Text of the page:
Neon is the second-lightest noble gas, after helium. It glows reddish-orange in a vacuum discharge tube. Also, neon has the narrowest liquid range of any element: from 24.55 K to 27.05 K (−248.45 Â°C to −245.95 Â°C, or −415.21 Â°F to −410.71 Â°F). It has over 40 times the refrigerating capacity (per unit volume) of liquid helium and three times that of liquid hydrogen. In most applications it is a less expensive refrigerant than helium.WEB,weblink NASSMC: News Bulletin, 2007-03-05, December 30, 2005, dead,weblink" title="">weblink February 13, 2007, BOOK,weblink 195, Fundamentals of Cryogenic Engineering, 9788120330573, Mukhopadhyay, Mamata, 2012, live,weblink 2017-11-16, (File:Neon emission.png|thumb|left|Spectrum of neon with ultraviolet (at left) and infrared (at right) lines shown in white)Neon plasma has the most intense light discharge at normal voltages and currents of all the noble gases. The average color of this light to the human eye is red-orange due to many lines in this range; it also contains a strong green line, which is hidden, unless the visual components are dispersed by a spectroscope.WEB,weblink Plasma, 2007-03-05, live,weblink" title="">weblink 2007-03-07, Two quite different kinds of neon lighting are in common use. Neon glow lamps are generally tiny, with most operating between 100 and 250 volts.BOOK, Baumann, Edward, Applications of Neon Lamps and Gas Discharge Tubes, Carlton Press, 1966, They have been widely used as power-on indicators and in circuit-testing equipment, but light-emitting diodes (LEDs) now dominate in those applications. These simple neon devices were the forerunners of plasma displays and plasma television screens.BOOK, Display interfaces: fundamentals and standards, Myers, Robert L., John Wiley and Sons, 2002, 69–71,weblink 978-0-471-49946-6, Plasma displays are closely related to the simple neon lamp., live,weblink 2016-06-29, JOURNAL, Weber, Larry F., Larry F. Weber, History of the plasma display panel, IEEE Transactions on Plasma Science, 34, 2, April 2006, 268–278, 10.1109/TPS.2006.872440, 2006ITPS...34..268W, Paid access. Neon signs typically operate at much higher voltages (2–15 kilovolts), and the luminous tubes are commonly meters long.WEB, ANSI Luminous Tube Footage Chart,weblink American National Standards Institute (ANSI), 2010-12-10, live,weblink" title="">weblink 2011-02-06, Reproduction of a chart in the catalog of a lighting company in Toronto; the original ANSI specification is not given. The glass tubing is often formed into shapes and letters for signage, as well as architectural and artistic applications.File:FLORIST (neon sign).jpg|thumb|Neon sign in a Hamden, ConnecticutHamden, Connecticut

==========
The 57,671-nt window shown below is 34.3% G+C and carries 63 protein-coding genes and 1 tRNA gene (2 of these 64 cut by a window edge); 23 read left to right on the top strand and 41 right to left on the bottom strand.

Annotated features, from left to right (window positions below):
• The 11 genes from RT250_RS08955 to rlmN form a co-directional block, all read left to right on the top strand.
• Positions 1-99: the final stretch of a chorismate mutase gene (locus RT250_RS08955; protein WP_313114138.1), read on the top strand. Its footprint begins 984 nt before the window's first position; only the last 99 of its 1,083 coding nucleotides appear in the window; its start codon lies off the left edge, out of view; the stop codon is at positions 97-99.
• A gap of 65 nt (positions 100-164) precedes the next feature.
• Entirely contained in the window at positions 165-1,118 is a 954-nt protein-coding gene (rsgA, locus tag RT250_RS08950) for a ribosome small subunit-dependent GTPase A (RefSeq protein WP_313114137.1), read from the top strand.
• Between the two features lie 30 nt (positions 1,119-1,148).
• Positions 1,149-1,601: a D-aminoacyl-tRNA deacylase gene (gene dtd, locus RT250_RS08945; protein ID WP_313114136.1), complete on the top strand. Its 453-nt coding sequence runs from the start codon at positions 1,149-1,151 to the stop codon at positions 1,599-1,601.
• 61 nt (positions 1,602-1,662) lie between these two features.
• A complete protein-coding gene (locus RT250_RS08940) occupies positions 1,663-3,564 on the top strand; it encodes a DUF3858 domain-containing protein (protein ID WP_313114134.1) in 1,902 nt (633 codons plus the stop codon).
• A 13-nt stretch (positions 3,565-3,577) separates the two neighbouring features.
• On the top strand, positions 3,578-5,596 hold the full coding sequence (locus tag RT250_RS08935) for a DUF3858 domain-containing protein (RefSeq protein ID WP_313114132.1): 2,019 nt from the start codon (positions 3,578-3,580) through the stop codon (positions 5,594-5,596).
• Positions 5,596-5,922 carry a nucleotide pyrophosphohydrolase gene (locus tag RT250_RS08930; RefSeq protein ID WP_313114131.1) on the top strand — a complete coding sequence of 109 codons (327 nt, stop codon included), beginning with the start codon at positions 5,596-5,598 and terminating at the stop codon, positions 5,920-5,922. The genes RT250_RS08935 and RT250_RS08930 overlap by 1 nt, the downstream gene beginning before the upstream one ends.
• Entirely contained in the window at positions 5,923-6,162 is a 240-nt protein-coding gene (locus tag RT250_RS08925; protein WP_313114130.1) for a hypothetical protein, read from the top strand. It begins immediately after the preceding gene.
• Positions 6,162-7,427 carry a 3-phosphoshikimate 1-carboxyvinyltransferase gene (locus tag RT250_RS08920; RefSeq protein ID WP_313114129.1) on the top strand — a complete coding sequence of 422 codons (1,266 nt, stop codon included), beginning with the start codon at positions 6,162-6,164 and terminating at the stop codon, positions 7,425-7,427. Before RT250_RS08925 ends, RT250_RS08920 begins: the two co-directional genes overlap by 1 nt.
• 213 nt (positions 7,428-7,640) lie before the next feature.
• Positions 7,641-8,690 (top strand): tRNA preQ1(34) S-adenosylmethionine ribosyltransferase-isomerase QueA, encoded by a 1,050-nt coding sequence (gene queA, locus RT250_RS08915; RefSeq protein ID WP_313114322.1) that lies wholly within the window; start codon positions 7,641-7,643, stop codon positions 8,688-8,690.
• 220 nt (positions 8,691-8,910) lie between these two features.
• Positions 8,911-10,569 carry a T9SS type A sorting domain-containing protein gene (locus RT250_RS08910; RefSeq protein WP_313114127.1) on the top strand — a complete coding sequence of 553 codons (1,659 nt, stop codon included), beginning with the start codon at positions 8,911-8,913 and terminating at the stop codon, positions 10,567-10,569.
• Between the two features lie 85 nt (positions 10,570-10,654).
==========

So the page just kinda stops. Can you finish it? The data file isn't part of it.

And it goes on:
Stable isotopes of neon are produced in stars. Neon's most abundant isotope 20Ne (90.48%) is created by the nuclear fusion of carbon and carbon in the carbon-burning process of stellar nucleosynthesis. This requires temperatures above 500 megakelvins, which occur in the cores of stars of more than 8 solar masses.BOOK,weblink Handbook of Isotopes in the Cosmos: Hydrogen to Gallium, Clayton, Donald, Cambridge University Press, 2003, 978-0521823814, 106-107, BOOK, Ryan, Sean G., Norton, Andrew J., Stellar Evolution and Nucleosynthesis, 2010, 135, 978-0-521-13320-3, Cambridge University Press,weblink Neon is abundant on a universal scale; it is the fifth most abundant chemical element in the universe by mass, after hydrogen, helium, oxygen, and carbon (see chemical element).JOURNAL, 2009ARA&A..47..481A, 10.1146/annurev.astro.46.060407.145222, The Chemical Composition of the Sun, Annual Review of Astronomy and Astrophysics, 47, 481, 2009, Asplund, Martin, Grevesse, Nicolas, Sauval, A. Jacques, Scott, Pat, 0909.0948, Its relative rarity on Earth, like that of helium, is due to its relative lightness, high vapor pressure at very low temperatures, and chemical inertness, all properties which tend to keep it from being trapped in the condensing gas and dust clouds that formed the smaller and warmer solid planets like Earth.Neon is monatomic, making it lighter than the molecules of diatomic nitrogen and oxygen which form the bulk of Earth's atmosphere; a balloon filled with neon will rise in air, albeit more slowly than a helium balloon.BOOK, Chemistry for Higher Tier, Gallagher, R., Ingram, P., University Press, 978-0-19-914817-2,weblink 282, 2001-07-19, Neon's abundance in the universe is about 1 part in 750; in the Sun and presumably in the proto-solar system nebula, about 1 part in 600. The Galileo spacecraft atmospheric entry probe found that even in the upper atmosphere of Jupiter, the abundance of neon is reduced (depleted) by about a factor of 10, to a level of 1 part in 6,000 by mass. This may indicate that even the ice-planetesimals which brought neon into Jupiter from the outer solar system, formed in a region which was too warm to retain the neon atmospheric component (abundances of heavier inert gases on Jupiter are several times that found in the Sun).WEB,weblink Galileo Probe Science Result, 2007-02-27, Morse, David, January 26, 1996, Galileo Project, live,weblink" title="">weblink February 24, 2007, Neon comprises 1 part in 55,000 in the Earth's atmosphere, or 18.2 ppm by volume (this is about the same as the molecule or mole fraction), or 1 part in 79,000 of air by mass. It comprises a smaller fraction in the crust. It is industrially produced by cryogenic fractional distillation of liquefied air.On 17 August 2015, based on studies with the Lunar Atmosphere and Dust Environment Explorer (LADEE) spacecraft, NASA scientists reported the detection of neon in the exosphere of the moon.WEB, Steigerwald, William, NASA's LADEE Spacecraft Finds Neon in Lunar Atmosphere,weblink 17 August 2015, NASA, 18 August 2015, live,weblink" title="">weblink 19 August 2015,